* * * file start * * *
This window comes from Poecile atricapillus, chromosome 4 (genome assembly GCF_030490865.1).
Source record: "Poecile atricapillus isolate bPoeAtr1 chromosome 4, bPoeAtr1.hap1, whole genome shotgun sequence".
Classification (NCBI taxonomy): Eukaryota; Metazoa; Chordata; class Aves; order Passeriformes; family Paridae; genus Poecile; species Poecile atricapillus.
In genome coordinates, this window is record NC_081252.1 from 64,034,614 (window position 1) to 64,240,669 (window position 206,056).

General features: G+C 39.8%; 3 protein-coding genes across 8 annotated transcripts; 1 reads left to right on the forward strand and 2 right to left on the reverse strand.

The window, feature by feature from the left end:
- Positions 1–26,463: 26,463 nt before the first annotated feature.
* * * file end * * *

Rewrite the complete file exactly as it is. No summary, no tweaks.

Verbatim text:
This window comes from Poecile atricapillus, chromosome 4 (genome assembly GCF_030490865.1).
Source record: "Poecile atricapillus isolate bPoeAtr1 chromosome 4, bPoeAtr1.hap1, whole genome shotgun sequence".
Classification (NCBI taxonomy): Eukaryota; Metazoa; Chordata; class Aves; order Passeriformes; family Paridae; genus Poecile; species Poecile atricapillus.
In genome coordinates, this window is record NC_081252.1 from 64,034,614 (window position 1) to 64,240,669 (window position 206,056).

General features: G+C 39.8%; 3 protein-coding genes across 8 annotated transcripts; 1 reads left to right on the forward strand and 2 right to left on the reverse strand.

The window, feature by feature from the left end:
- Positions 1–26,463: 26,463 nt before the first annotated feature.